Berengaria VII (and its dragons) will also be mentioned on the Enterprise episode “Bound,” where the titular ship was investigating putting a starbase on that world. The novel Beneath the Raptor’s Wing by Michael A. Martin establishes that such a starbase was constructed there, and battles occurred there during the Romulan War.
Kalomi’s first meeting with Spock is chronicled in the novel Inception by S.D. Perry & Britta Dennison, which involves not just her and Spock, but also Kirk and Carol Marcus (from The Wrath of Khan). In addition, a poem written by Spock to Kalomi (written by Shirley Meech) called “Sonnet from the Vulcan: Omicron Ceti Three” was published in the 1976 anthology The New Voyages.
To boldly go. “You’re an overgrown jackrabbit—an elf with a hyperactive thyroid!” This is one of the finest vehicles for Leonard Nimoy the show had provided to this point. The tragedy of Spock’s existence—desperately wanting to be Vulcan, yet with these human emotions just roiling around being suppressed—is on full display here, and Nimoy plays it beautifully. What I particularly admire is the differences among his three sets of interactions with Kalomi. Initially, he’s his usual glacial self, staring blandly at her in the house even as she makes puppy-dog eyes at him while in soft focus. She barely even seems to register on his consciousness as anything other than just another person, and even later in the conversation leading up to her taking him to the spores, his tone with her is no different than it would be with anyone else.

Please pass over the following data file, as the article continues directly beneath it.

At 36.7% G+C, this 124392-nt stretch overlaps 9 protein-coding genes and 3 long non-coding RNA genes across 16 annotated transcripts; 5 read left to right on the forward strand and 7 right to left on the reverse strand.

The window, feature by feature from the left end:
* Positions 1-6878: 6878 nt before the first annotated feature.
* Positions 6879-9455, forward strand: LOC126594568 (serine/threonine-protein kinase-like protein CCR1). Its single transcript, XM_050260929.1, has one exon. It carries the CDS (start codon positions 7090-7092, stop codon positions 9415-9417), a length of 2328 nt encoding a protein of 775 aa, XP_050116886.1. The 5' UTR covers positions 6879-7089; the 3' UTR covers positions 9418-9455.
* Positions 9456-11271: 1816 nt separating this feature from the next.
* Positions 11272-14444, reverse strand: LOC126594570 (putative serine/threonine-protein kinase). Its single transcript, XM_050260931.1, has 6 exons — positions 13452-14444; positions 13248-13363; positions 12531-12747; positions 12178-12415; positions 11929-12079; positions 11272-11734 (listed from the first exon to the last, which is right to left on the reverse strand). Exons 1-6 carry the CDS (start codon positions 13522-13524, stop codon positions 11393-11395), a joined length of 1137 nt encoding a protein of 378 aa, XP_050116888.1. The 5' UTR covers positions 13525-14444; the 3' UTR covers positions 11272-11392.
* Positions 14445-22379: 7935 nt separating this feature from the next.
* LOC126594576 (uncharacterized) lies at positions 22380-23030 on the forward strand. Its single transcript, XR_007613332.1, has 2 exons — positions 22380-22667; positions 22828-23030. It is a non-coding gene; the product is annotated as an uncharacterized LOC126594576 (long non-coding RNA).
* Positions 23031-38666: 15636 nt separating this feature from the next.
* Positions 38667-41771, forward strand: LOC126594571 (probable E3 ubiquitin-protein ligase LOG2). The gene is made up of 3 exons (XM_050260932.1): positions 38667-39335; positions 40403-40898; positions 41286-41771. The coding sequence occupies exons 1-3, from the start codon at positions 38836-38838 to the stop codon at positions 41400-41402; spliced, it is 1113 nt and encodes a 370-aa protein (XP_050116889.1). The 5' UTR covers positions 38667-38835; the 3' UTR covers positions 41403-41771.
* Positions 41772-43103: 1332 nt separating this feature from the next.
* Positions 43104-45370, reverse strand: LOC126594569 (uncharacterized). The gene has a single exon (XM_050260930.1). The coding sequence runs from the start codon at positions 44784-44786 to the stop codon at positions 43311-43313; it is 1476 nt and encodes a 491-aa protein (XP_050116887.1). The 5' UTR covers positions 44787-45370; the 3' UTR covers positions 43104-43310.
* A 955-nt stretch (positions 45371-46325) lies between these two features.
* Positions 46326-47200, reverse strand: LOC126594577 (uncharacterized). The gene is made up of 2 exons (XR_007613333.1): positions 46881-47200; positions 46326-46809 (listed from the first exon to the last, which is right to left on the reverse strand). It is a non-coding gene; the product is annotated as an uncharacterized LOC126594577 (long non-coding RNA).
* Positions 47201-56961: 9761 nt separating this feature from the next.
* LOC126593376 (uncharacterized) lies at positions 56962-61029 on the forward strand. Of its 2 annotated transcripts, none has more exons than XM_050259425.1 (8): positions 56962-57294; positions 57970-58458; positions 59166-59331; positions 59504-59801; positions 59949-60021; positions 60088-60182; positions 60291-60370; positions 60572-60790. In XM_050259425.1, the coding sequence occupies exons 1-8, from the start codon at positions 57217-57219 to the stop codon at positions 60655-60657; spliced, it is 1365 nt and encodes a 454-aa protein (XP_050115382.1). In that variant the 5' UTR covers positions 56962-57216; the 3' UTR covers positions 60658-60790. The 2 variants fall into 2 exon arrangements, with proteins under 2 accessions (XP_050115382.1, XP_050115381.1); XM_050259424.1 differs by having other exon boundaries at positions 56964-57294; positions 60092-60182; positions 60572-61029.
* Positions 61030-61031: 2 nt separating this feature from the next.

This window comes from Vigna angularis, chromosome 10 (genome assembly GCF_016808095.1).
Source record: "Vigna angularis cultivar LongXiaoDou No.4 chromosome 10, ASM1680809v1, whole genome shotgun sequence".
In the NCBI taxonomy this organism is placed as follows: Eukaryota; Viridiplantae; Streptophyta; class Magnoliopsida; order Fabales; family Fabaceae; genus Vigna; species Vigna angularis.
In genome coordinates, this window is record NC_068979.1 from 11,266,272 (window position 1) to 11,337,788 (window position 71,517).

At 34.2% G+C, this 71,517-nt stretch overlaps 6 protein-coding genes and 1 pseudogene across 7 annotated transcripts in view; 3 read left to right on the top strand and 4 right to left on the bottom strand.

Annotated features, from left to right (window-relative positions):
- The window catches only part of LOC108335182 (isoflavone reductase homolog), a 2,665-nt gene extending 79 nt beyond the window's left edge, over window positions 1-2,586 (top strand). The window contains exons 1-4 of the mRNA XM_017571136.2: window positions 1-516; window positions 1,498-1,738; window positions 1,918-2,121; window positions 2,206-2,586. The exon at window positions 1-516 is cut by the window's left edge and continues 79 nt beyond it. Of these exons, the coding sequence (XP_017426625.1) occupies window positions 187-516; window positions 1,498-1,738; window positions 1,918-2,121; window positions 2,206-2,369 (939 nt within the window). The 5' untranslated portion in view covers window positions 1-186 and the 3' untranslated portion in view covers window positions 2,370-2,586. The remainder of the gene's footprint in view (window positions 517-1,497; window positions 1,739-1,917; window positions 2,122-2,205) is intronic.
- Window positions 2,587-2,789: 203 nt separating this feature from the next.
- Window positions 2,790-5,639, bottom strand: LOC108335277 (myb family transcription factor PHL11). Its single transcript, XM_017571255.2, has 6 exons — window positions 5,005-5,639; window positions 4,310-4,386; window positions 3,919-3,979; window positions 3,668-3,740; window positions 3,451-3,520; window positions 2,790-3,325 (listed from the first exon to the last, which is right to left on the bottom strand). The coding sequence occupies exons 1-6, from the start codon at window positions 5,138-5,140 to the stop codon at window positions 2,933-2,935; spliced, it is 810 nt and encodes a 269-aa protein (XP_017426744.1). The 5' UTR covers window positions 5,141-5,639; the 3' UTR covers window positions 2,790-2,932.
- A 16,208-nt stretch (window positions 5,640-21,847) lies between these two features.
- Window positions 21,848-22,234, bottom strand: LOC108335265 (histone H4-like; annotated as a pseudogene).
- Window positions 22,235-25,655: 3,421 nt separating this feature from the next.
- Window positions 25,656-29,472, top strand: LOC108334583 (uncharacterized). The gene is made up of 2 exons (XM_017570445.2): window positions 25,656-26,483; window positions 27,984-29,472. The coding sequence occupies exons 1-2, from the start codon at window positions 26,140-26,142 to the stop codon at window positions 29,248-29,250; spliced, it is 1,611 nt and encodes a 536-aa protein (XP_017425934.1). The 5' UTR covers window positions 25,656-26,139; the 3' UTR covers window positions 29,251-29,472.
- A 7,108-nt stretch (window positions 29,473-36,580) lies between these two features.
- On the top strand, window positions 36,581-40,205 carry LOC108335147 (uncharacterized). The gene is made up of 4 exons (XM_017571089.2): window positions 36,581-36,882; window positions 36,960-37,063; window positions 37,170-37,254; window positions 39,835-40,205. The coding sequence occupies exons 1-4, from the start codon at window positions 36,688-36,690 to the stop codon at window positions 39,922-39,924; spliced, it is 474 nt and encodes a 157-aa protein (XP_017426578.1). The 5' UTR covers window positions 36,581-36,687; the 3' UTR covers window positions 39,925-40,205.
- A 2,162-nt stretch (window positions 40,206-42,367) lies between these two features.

Then, of course, the spores hit, and you gotta think that Nimoy was relieved to actually be able to cut loose while the camera was rolling. The visual of him dangling from a tree branch with a big-ass grin on his face is just magnificent, and so totally alien to what we know of Spock. Even his quick grin in “The Cage“/”The Menagerie” wasn’t as broad and gleeful as the one he mugs with here. He’s completely smitten with Kalomi.
The tour de force, though, is after Kirk snaps him out of it. It would’ve been easy for Nimoy to just revert back to the restrained Spock, but he brings more to it than that. From the moment he stops himself from smashing Kirk in the face with a stool until the episode’s end, there’s a tinge of pain and longing in Nimoy’s tone. It’s obvious in his transporter-room conversation with Kalomi, but we hear it elsewhere when he talks to Kirk. He’s had something wonderful ripped away from him.
As you watch the episode, it’s easy to think, “Damn, just let them have fun,” but the transformation is too quick—and too mindless. Yes, Spock is experiencing joy, but he’s also not really Spock anymore. Kalomi was in no shape to realize this, being be-spored herself, but while it’s true that Spock could now say “I love you” to her, the things about him that she fell in love with aren’t there anymore. (Well, unless her interest in Spock is purely related to her having a fetish for upswept eyebrows, pointed ears, and bowl cuts…) Although as weird as Spock’s transformation is, McCoy’s is even scarier—not only is that Southern accent awful, but the notion of the good doctor without any curmudgeonliness in him doesn’t bear thinking about…
Warp factor rating: 7
Next week: “The Devil in the Dark”
Keith R.A. DeCandido will be a guest at Dragon Con 2015 over this upcoming Labor Day weekend, where he’ll be doing a reading, an autographing, a practical self-defense workshop, and flipping great wodges of panels. Here’s his full schedule.